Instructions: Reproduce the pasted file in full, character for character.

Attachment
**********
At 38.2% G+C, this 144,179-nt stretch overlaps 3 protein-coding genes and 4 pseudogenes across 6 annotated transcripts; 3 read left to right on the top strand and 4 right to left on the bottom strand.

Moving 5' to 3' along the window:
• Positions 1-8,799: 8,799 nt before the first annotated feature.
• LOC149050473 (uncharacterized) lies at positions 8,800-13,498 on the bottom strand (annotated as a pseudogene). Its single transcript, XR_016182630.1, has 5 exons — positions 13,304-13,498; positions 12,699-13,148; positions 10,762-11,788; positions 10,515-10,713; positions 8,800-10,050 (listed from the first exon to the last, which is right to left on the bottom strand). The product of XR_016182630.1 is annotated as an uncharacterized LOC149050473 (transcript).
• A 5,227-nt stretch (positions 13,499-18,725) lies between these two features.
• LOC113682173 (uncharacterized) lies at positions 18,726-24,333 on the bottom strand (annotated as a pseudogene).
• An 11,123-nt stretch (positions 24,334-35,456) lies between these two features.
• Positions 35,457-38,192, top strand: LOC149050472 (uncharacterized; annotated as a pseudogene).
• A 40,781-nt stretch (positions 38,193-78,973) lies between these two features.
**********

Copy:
At 38.2% G+C, this 144,179-nt stretch overlaps 3 protein-coding genes and 4 pseudogenes across 6 annotated transcripts; 3 read left to right on the top strand and 4 right to left on the bottom strand.

Moving 5' to 3' along the window:
• Positions 1-8,799: 8,799 nt before the first annotated feature.
• LOC149050473 (uncharacterized) lies at positions 8,800-13,498 on the bottom strand (annotated as a pseudogene). Its single transcript, XR_016182630.1, has 5 exons — positions 13,304-13,498; positions 12,699-13,148; positions 10,762-11,788; positions 10,515-10,713; positions 8,800-10,050 (listed from the first exon to the last, which is right to left on the bottom strand). The product of XR_016182630.1 is annotated as an uncharacterized LOC149050473 (transcript).
• A 5,227-nt stretch (positions 13,499-18,725) lies between these two features.
• LOC113682173 (uncharacterized) lies at positions 18,726-24,333 on the bottom strand (annotated as a pseudogene).
• An 11,123-nt stretch (positions 24,334-35,456) lies between these two features.
• Positions 35,457-38,192, top strand: LOC149050472 (uncharacterized; annotated as a pseudogene).
• A 40,781-nt stretch (positions 38,193-78,973) lies between these two features.